Rubens and Britain, Tate Britain, London
Sunday 18 December 2011
In 1629, Rubens came to London to negotiate a treaty between England and Spain; that done, he was knighted by Charles I and arose as Sir Peter Paul.
His knighthood was not just for services to diplomacy. The ceremony took place at Inigo Jones's new Banqueting House in Whitehall. Six years later, the ceiling of the building would be covered in a series of vast paintings, also by Rubens – a quartet of canvases, 2,000 square feet in all, depicting the apotheosis of the King's father, James I, and allegorical scenes of his happy reign. A dozen years after that, these images – cornucopias, thrones, Reason Governing Discord – were the last Charles was to see as he stepped out of a Banqueting House window and on to the scaffold.
All of which is to say that Sir Peter Paul Rubens is central to English history in a way that no other artist is – as a diplomat, maker of art, arbiter of taste, and progenitor of English Baroque. Yet we persist in thinking of him as a Fleming who painted women with big bottoms. Thus the point of Tate Britain's new BP British Art Display, Rubens and Britain.
Centred on an early sketch for the main ceiling panel, The Apotheosis of James I (c.1628), this new hang sets out to move Rubens back to centre-stage in both English history and English art history. Lest we go away with the idea that he was merely a plutocrat who landed plum jobs through royal connections, the Tate shows his sketches of worthies such as the Earl of Arundel – brisk, brilliant images that pre-empt the English art of a century later.
This is a clever and necessary display, not least because it reminds us of 17th-century England's place in the broader European taste of the time. Eurosceptics, stay away. It is also a reminder of the Banqueting House ceiling itself, seen largely by tourists and ignored by everyone else. Including me: I haven't been for 30 years. So that's New Year's resolution number one. Happy Christmas!
Until 6 May (020-7887 8888)
Ray Davies' Sunny Afternoon scoops the most awardsTheatre
Grace DentChannel 4 show proves there's no app for happiness
Arts & Ents blogs
- 1 Rarest Beanie Baby of them all could be sold for £62,500 on eBay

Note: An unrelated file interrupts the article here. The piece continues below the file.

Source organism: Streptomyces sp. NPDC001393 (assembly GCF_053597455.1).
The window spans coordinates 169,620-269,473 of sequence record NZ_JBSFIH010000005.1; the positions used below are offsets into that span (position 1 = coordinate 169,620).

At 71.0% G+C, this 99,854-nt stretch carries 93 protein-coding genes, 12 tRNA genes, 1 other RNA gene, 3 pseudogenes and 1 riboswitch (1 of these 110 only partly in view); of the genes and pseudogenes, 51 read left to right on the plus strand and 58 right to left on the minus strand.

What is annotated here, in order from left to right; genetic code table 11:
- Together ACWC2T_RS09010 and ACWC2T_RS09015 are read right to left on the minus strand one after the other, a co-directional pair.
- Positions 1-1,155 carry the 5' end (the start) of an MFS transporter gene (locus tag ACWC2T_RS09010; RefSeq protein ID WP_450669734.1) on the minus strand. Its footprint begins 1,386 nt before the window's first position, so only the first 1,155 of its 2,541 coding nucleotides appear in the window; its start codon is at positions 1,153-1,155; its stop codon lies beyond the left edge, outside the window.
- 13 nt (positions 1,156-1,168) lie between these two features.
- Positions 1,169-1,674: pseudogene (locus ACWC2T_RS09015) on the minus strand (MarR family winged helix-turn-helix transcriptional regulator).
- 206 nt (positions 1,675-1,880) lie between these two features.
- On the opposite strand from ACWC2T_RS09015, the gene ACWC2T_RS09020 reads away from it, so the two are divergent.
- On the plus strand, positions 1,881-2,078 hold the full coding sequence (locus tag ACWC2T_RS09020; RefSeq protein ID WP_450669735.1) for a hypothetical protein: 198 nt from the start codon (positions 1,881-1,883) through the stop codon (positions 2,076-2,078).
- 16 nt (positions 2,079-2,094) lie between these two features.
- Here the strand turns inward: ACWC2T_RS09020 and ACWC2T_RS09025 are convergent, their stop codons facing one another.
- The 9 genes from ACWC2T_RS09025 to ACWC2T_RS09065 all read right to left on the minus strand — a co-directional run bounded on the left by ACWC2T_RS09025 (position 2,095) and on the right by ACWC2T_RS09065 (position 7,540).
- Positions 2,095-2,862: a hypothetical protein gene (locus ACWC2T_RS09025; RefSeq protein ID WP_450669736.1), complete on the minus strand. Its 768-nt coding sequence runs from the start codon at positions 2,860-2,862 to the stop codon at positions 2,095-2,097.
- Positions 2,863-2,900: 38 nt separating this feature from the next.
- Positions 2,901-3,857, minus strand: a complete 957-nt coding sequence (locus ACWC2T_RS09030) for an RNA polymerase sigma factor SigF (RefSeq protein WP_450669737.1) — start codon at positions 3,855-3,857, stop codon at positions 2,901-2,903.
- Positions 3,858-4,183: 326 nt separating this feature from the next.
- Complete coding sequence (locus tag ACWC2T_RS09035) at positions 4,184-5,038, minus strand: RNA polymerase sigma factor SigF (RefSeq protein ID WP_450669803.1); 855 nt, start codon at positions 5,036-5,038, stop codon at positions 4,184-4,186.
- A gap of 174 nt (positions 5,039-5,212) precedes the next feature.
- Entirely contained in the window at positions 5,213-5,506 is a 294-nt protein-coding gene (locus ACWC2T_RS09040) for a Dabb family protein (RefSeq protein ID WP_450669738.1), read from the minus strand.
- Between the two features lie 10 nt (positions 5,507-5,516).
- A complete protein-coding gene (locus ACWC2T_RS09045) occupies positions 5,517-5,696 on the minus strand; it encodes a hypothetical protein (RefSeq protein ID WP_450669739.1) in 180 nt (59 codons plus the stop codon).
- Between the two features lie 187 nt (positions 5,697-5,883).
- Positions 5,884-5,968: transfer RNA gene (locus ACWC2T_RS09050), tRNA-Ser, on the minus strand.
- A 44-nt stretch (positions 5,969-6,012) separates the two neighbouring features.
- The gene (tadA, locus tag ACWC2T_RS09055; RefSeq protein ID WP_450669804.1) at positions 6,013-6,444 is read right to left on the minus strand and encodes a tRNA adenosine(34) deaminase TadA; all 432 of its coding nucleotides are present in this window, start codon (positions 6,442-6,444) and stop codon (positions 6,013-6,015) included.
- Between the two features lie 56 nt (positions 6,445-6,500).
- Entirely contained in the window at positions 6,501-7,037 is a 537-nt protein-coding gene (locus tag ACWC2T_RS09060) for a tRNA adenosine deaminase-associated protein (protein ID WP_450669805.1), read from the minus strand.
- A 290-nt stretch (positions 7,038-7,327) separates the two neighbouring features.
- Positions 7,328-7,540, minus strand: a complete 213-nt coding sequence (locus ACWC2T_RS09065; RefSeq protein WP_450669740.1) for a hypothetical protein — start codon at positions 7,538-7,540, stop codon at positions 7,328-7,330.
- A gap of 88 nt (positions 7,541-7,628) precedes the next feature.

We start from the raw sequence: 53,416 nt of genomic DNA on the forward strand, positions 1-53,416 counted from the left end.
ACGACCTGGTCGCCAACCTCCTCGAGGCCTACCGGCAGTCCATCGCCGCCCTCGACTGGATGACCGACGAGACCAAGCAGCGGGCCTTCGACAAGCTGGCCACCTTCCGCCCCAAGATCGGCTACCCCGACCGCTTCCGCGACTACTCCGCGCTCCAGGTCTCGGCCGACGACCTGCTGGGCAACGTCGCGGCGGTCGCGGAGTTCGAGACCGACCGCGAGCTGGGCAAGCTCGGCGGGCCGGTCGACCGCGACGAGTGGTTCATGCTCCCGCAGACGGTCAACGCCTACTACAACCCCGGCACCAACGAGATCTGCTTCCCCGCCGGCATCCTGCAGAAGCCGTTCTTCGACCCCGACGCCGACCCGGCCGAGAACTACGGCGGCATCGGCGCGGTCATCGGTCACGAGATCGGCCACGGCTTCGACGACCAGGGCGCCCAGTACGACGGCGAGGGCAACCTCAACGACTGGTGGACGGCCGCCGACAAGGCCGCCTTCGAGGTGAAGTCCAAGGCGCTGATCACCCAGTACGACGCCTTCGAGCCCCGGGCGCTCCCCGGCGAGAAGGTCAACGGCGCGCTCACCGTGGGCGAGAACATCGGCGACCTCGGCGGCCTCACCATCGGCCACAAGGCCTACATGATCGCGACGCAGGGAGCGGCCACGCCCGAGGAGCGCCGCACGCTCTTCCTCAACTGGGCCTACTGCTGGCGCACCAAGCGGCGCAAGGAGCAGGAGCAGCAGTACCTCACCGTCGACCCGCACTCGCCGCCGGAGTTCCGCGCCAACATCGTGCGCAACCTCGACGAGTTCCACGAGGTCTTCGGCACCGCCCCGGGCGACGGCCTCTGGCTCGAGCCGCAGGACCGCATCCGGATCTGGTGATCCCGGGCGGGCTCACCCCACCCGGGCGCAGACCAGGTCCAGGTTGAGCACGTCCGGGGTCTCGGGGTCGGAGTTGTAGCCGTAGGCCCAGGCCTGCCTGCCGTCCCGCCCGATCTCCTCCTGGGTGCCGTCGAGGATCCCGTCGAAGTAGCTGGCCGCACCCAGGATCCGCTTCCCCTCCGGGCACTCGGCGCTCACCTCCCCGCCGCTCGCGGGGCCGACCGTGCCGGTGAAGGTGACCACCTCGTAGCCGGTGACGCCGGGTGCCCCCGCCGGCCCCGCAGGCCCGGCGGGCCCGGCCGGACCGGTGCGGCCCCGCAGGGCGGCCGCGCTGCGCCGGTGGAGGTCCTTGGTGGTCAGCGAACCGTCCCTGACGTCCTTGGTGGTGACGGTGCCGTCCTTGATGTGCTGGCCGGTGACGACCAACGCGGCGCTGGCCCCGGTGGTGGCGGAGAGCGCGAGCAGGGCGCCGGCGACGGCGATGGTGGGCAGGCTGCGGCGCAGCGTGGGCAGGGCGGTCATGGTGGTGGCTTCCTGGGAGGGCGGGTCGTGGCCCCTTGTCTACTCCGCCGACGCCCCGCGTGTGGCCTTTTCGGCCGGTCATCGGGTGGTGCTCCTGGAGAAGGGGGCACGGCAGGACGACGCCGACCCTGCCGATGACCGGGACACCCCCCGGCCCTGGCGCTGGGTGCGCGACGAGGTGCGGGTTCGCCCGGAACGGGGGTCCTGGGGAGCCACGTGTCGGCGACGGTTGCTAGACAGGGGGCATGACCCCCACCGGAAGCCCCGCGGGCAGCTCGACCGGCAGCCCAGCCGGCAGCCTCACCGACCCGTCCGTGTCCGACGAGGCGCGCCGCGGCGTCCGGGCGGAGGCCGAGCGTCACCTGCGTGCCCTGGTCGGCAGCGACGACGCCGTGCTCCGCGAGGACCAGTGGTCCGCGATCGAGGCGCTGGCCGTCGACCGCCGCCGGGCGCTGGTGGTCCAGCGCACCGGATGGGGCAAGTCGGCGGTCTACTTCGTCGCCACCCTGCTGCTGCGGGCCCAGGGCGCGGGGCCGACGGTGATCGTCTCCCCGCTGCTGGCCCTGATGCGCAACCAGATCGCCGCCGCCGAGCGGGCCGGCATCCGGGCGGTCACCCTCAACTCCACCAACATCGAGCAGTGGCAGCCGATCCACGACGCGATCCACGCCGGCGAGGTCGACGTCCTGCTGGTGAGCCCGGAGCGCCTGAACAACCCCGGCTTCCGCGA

- 2 Ben Affleck asked TV chiefs to hide slave-owning ancestry, new hacked Sony emails published by Wikileaks claim
- 3 Driving while dehydrated can be just as dangerous as drink driving, study suggests
- 4 Farmer told to tear down mock-Tudor castle after hiding construction behind hay bales
- 5 One Direction: Louis Tomlinson launching his own record label, has already 'signed two acts'
Better Call Saul creator Peter Gould on the creative concerns of a prequel, season 2 and the mind-numbing realities of the small courts
Britain's Got Talent 2015: RSPCA investigating Marc Metral's miming dog after cruelty complaints
One Direction: Louis Tomlinson launching his own record label, has already 'signed two acts'
Tidal CEO leaves Jay Z's music streaming service only a month after it launched
Star Wars 7: The Force Awakens: Luke Skywalker actor Mark Hamill admits he was suspicious of 'Star Trek guy' JJ Abrams
If I’m being racially abused I don’t need a stranger with a saviour complex to rescue me
The only black face in the Ukip manifesto is on the page about overseas aid
Ukip is the only main political party to not address LGBT rights in its manifesto
Food banks: One million Britons will soon be using them, according to Trussell Trust
Religion isn't growing, it is becoming vigorous in its demise, says philosopher AC Grayling
BBC election debate: The one photo that summed up the whole 90-minute leaders debate